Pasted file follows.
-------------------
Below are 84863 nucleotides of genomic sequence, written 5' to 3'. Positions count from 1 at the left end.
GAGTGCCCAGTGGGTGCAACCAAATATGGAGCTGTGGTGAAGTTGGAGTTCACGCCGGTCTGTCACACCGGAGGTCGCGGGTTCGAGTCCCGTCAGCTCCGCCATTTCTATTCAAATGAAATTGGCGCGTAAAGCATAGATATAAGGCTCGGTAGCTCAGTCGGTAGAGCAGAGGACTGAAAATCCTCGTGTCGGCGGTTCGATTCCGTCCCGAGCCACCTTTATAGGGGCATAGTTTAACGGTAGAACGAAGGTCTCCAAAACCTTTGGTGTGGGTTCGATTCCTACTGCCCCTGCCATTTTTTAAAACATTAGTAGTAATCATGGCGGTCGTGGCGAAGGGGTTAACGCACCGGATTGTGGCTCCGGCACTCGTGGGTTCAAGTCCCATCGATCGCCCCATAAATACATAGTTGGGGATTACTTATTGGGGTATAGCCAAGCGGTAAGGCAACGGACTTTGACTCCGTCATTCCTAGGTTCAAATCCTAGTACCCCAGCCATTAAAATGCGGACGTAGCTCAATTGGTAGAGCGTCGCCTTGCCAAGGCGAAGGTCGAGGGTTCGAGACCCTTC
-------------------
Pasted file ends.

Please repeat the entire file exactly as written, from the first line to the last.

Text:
Below are 84863 nucleotides of genomic sequence, written 5' to 3'. Positions count from 1 at the left end.
GAGTGCCCAGTGGGTGCAACCAAATATGGAGCTGTGGTGAAGTTGGAGTTCACGCCGGTCTGTCACACCGGAGGTCGCGGGTTCGAGTCCCGTCAGCTCCGCCATTTCTATTCAAATGAAATTGGCGCGTAAAGCATAGATATAAGGCTCGGTAGCTCAGTCGGTAGAGCAGAGGACTGAAAATCCTCGTGTCGGCGGTTCGATTCCGTCCCGAGCCACCTTTATAGGGGCATAGTTTAACGGTAGAACGAAGGTCTCCAAAACCTTTGGTGTGGGTTCGATTCCTACTGCCCCTGCCATTTTTTAAAACATTAGTAGTAATCATGGCGGTCGTGGCGAAGGGGTTAACGCACCGGATTGTGGCTCCGGCACTCGTGGGTTCAAGTCCCATCGATCGCCCCATAAATACATAGTTGGGGATTACTTATTGGGGTATAGCCAAGCGGTAAGGCAACGGACTTTGACTCCGTCATTCCTAGGTTCAAATCCTAGTACCCCAGCCATTAAAATGCGGACGTAGCTCAATTGGTAGAGCGTCGCCTTGCCAAGGCGAAGGTCGAGGGTTCGAGACCCTTC